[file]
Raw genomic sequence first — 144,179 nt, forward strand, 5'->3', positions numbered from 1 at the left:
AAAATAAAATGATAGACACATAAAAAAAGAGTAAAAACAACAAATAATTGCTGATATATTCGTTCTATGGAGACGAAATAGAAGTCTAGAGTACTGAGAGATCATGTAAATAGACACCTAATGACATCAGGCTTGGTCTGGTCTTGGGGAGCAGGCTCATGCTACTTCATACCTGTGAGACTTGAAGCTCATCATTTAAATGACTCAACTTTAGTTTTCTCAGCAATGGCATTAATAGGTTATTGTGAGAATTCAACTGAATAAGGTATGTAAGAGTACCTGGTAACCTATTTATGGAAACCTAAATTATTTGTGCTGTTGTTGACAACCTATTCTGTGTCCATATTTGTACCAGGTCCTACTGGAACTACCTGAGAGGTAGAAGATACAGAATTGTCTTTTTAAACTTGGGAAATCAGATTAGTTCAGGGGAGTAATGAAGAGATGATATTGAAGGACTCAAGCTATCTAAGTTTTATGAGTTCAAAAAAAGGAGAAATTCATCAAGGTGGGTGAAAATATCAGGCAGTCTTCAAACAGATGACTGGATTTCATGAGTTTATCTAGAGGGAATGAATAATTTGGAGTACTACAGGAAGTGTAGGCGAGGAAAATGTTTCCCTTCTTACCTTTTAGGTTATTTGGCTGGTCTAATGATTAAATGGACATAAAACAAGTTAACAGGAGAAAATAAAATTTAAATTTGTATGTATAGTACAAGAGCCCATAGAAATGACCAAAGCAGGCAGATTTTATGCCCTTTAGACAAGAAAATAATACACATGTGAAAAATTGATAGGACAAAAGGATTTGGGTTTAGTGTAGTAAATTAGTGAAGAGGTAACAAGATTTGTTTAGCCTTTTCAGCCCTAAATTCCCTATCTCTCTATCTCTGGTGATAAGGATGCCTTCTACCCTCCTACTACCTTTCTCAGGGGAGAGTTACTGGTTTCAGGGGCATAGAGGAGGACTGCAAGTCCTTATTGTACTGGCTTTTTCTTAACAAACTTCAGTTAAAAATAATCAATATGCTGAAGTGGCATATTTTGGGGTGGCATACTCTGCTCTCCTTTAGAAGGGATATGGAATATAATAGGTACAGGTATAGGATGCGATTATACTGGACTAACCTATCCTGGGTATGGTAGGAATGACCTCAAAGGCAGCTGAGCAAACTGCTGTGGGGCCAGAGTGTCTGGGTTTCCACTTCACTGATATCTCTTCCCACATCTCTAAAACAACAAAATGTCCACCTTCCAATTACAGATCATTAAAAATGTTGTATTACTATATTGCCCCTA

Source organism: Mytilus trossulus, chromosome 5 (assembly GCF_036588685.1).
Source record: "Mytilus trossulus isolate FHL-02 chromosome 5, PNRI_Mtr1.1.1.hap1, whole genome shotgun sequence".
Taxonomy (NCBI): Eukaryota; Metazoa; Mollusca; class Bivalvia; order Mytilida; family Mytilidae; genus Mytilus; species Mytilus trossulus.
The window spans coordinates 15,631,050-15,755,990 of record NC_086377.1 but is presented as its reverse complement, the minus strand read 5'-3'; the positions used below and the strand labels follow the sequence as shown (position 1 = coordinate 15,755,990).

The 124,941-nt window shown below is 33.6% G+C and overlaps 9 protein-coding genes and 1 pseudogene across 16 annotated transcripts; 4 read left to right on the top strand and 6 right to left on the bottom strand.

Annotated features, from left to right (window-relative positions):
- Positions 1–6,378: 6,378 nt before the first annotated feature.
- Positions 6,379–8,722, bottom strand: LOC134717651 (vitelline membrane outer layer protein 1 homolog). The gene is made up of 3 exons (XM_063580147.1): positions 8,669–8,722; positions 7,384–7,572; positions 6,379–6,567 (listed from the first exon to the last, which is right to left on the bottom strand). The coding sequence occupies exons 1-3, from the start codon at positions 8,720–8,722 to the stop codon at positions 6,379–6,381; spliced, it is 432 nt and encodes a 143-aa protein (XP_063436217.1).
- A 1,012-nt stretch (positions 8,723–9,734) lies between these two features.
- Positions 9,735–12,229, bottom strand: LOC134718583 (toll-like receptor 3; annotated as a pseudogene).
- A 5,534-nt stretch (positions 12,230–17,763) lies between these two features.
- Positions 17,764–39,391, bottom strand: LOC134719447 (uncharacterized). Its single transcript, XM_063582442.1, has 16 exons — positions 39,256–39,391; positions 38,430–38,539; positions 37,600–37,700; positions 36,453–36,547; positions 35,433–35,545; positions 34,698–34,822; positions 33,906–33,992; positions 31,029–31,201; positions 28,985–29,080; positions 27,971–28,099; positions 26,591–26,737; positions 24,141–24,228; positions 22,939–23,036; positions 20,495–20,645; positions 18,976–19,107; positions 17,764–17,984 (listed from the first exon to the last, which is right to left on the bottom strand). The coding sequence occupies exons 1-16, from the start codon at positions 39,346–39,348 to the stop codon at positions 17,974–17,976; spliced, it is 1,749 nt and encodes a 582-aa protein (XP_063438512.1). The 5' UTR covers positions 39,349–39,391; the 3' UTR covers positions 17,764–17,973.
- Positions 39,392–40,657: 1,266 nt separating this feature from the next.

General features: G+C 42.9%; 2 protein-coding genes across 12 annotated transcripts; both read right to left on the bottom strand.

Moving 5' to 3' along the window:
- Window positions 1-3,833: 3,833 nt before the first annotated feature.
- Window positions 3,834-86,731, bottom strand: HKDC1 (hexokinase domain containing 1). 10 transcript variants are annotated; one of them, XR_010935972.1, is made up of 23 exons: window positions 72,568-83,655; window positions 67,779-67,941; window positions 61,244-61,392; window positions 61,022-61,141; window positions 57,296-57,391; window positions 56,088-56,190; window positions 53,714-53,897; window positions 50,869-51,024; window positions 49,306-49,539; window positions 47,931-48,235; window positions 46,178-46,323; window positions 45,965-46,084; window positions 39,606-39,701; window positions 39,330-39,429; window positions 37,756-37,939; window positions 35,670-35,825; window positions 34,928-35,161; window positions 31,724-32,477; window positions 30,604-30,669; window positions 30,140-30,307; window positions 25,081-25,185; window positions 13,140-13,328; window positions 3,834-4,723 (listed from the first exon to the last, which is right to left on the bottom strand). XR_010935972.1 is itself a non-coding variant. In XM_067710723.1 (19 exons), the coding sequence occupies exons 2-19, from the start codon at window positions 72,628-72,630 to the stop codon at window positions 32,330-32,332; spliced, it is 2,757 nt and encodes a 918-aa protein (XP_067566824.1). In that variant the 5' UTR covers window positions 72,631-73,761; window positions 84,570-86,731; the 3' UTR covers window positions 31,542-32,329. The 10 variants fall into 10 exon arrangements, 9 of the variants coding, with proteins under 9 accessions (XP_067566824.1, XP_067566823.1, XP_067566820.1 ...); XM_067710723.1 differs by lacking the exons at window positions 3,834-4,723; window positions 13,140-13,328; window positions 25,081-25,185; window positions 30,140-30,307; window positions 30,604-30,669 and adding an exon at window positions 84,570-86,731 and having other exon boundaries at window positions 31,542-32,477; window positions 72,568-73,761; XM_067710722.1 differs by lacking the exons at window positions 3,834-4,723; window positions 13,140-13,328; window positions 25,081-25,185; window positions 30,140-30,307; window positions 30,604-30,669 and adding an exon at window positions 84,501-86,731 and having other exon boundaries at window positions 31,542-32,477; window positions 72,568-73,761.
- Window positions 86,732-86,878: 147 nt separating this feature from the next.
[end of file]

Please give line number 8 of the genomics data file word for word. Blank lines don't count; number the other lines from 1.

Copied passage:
Annotated features, from left to right (window-relative positions):